On a quiet side street in Rome is a beautiful Byzantine basilica, Santa Prassede, to which the Scientist and I took a long walk so that I could pay my respects to an old friend. In the early '90's, one of my former professors, Karen Jo Torjesen, published her book, When Women Were Priests. On the cover is a mosaic from Santa Prassede's exquisite St. Zeno Chapel:
(That's my picture, not the one from the book.) The three women with round haloes are Sts. Prudentiana and Praxedis (Prassede), who are buried in the crypt, and Mary the mother of Jesus. Above the halo of the woman on the left (the square halo indicates she was alive when the mosaic was made) is inscribed Theodora Episcopa, "Bishop Theodora". Does this indicate that ordination of women was occurring, at least in some circles, as late as the ninth century A.D.? Torjesen certainly thinks so. Those who disagree argue that Theodora was the mother of the bishop, and that she was given the title episcopa as an honorific. Be that as it may; Torjesen makes a great case for the prominence of women in church leadership in the early centuries of the church, and how that leadership was suppressed as the church moved more from the private to the public arena. One thing I was determined to do in Rome was to go see the Bishop. Here I am (dark pink shirt) entering the St. Zeno chapel:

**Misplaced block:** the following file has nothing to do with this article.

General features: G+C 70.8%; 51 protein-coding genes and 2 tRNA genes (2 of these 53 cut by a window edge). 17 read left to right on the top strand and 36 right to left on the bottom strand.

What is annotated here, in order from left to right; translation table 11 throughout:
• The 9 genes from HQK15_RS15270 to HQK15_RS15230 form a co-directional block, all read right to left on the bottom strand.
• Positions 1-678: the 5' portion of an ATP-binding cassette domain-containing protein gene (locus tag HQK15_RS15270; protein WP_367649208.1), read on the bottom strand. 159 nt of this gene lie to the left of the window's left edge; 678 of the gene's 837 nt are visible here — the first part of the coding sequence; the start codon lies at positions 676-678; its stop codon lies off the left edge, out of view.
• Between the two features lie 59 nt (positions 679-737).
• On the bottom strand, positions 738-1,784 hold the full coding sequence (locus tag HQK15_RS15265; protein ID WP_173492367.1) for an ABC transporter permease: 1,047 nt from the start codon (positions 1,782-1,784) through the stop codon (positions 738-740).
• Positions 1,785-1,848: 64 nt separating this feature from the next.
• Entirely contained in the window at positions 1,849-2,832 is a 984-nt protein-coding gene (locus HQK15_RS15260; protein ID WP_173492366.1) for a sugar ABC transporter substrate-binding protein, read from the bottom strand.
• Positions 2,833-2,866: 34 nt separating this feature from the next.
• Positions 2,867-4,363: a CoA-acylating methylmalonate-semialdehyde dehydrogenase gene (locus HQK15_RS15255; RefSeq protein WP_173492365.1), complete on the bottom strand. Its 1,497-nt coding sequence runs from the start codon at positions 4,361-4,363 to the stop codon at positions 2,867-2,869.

This is my off-kilter photo of its ceiling. You can see lots of pictures of these mosaics and the interior of St. Prassede, way better than mine, here.
It was a long, hot walk from Trastevere up through ancient Rome, past the Colosseum, through a park near the Domus Aureus (Nero's house), where men playing bocce smiled at us, and dozens of ordinary Romans were out enjoying their weekend. We got a drink and a jam tart in a little cafe where a friendly counterman was patient with my fractured Italian, then answered me in perfect English...Oh, and on the way to Santa Prassede we stopped off at San Pietro in Vincoli (St. Peter in Chains) to say hi to this guy: